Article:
My whole body moaned a yyyeeeeesssss of recognition. Validation flooded my body.
Much like Diana Nyad and her internal playlist that held the beat for her, I felt like I was starting to stumble on a framework that could hold the beat for me in my creative life — breathing in, and breathing out, reading in, and writing out — in a more rhythmic fashion. I had the realization that while my exhales have been big and long and powerful blows, the inhales have felt like little sips from a coffee straw.Next week will mark the one year anniversary that I delivered the first draft of my manuscript to my editor for my book. EXHALE. Which represented an intense creative effort in the nine months prior to that to get it out of me. EXHALE. And marked what would be the beginning of a six month process of revision and editing after that. EXHALE. And then it was finally published and released on Amazon. EXHALE.
Then? SIP. SIP. [inhale.]
I tried to exhale. [nothing]. So I waited a minute and tried again. [nothing]. For the life of me I could. not. exhale.
It became really clear to me the degree — and the depth — to which I needed to inhale. My sips were no longer cutting it after so many long and hard exhales. And moreover, I didn’t want them to cut it anymore. I was kind of done sipping. Something in me had shifted.
“There are years that ask questions and years that answer.” – Zora Neale Hurston
What I’ve come to appreciate is that my relationship to inhaling is essentially about my relationship to the feminine, and how often and well I nourish myself and that energy. Self-care doesn’t even begin to describe it for me. It’s so much more than that, encompassing a whole host of other things like permission, receiving, slowness, solitude, dreaming, listening, reflection, questioning, and feeling.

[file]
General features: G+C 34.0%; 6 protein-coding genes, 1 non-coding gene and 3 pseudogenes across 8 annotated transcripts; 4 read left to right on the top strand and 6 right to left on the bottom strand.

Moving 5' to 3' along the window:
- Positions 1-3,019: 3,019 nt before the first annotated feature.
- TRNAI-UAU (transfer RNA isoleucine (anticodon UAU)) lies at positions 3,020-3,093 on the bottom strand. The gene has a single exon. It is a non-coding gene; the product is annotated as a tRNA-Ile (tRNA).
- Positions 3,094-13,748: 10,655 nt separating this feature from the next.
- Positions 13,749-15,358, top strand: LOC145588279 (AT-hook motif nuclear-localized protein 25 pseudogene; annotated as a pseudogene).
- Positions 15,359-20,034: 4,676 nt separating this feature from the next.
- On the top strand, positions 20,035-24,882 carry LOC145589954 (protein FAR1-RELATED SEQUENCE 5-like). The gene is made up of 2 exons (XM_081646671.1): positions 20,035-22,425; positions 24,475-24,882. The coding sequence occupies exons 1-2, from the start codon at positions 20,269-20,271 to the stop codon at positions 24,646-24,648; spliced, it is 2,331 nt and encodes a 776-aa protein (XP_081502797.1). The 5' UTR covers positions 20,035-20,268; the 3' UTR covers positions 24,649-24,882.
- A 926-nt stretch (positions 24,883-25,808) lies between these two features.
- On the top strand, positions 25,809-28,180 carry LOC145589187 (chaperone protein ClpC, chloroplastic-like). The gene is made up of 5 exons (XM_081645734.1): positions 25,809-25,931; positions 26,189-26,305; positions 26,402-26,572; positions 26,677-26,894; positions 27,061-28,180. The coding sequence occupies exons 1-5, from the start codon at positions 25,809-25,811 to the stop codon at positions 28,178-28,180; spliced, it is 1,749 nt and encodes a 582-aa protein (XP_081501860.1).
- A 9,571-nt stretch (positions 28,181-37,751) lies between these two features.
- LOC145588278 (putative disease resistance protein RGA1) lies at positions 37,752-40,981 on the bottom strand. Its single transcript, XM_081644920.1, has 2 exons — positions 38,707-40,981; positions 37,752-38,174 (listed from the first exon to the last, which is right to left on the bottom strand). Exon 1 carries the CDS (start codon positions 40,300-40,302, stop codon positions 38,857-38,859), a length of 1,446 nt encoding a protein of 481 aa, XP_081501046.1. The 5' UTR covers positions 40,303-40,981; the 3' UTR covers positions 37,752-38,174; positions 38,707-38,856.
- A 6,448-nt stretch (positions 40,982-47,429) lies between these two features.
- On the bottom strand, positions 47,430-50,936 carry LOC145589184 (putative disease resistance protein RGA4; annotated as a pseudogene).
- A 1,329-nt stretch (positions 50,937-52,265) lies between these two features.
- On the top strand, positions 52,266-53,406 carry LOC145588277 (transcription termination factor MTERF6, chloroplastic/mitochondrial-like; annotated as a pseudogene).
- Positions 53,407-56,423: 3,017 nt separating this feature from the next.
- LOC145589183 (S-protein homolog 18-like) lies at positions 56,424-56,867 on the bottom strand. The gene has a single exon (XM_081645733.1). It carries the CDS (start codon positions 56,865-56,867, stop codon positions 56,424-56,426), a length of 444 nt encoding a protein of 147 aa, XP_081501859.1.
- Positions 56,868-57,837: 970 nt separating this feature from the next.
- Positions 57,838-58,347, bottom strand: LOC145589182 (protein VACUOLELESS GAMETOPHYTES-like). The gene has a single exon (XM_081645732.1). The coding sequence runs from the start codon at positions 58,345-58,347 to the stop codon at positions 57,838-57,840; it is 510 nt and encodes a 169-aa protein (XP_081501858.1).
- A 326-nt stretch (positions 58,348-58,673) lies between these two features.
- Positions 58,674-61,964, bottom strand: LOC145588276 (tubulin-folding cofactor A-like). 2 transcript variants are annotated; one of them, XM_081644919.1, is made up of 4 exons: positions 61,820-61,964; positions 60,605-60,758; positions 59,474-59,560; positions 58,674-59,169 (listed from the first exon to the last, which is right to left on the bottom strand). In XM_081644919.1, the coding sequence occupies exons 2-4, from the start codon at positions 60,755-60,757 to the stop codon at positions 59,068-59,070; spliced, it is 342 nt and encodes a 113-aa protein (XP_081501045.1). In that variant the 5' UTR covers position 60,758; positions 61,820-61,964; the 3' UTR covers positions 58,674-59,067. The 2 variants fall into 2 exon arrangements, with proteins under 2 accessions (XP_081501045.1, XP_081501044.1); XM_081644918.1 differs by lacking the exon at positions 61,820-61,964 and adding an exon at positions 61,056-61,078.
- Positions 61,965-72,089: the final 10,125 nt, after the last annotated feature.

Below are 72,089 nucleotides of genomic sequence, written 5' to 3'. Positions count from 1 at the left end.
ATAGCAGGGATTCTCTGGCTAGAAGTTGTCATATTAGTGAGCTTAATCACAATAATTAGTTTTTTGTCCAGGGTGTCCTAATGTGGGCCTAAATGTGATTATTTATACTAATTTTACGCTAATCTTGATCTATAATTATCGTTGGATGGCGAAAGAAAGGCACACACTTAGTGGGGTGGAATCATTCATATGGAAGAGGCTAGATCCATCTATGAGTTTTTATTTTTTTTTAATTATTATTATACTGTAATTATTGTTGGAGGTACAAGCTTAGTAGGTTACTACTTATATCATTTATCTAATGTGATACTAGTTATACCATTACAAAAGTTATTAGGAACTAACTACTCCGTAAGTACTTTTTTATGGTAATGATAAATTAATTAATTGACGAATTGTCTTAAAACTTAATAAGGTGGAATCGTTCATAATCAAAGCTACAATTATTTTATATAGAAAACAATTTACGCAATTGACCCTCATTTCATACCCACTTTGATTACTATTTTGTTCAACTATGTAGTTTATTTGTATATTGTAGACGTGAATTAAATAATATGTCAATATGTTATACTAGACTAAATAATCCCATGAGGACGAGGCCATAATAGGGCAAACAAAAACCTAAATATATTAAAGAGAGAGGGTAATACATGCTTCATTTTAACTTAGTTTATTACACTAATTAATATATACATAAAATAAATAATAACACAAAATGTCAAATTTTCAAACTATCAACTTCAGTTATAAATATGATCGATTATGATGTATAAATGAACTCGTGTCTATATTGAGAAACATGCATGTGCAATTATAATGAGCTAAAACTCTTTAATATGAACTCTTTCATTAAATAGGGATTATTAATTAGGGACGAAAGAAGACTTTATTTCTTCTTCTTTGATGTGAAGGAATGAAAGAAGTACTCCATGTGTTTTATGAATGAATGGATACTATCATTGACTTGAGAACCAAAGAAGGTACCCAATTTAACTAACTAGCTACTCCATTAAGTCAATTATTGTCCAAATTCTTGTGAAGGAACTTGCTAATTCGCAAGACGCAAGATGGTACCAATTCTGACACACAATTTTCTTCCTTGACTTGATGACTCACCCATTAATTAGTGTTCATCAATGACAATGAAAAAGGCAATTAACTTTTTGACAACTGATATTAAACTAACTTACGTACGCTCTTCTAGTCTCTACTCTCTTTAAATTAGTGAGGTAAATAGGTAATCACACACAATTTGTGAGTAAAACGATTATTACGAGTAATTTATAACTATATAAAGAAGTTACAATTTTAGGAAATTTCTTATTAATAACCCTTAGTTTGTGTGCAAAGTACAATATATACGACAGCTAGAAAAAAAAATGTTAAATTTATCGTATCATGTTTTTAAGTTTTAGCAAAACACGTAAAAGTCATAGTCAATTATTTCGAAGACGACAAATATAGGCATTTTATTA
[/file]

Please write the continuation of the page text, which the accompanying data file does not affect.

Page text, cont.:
After enough false starts with myself to exhale during the first quarter of this year, I finally gave up trying to rally and muster and jostle myself into any specific gear, and decided instead to take my sweet time inhaling as a means to offset the series of exhales I did over the last year and half of writing my book. This has been both hard and delicious.
But now something else is moving in, and it I’m hearing Diana Nyad’s rhythmic playlist starting in my head almost as an invitation: “Busted flat in Baton Rouge…waiting for a train…and I’s feelin’ as faded as my jeans…” It’s been dogging me, tapping me persistently on the shoulder.
Perhaps she’s onto something. She did, after all, manage to swim 54 hours in shark and jellyfish-infested waters.
There is a framed mirror in our home that has given me a clue as to how this might look for me. It was a wedding present from my parents nearly 20 years ago. Honestly, we’ve had it for so long, I’d almost forgotten what it said. But the other day, as Diana’s song played in an endless loop in my head, I found myself walking over to it to look at it more closely. At the top it reads: “Go out for adventure, come home for love.”
What if writing became the adventure that takes me out into the world and reading became the love that brings me home? Exhale. Inhale. Exhale. Inhale. In equal measure, not in massive pushes and small sips.
I imagine I’d be free to make it to just about any damn shore I set my sights on. Just like Diana did.
“Freedom’s just another word for nothing left to lose…nothing don’t mean nothing, honey if it ain’t free..”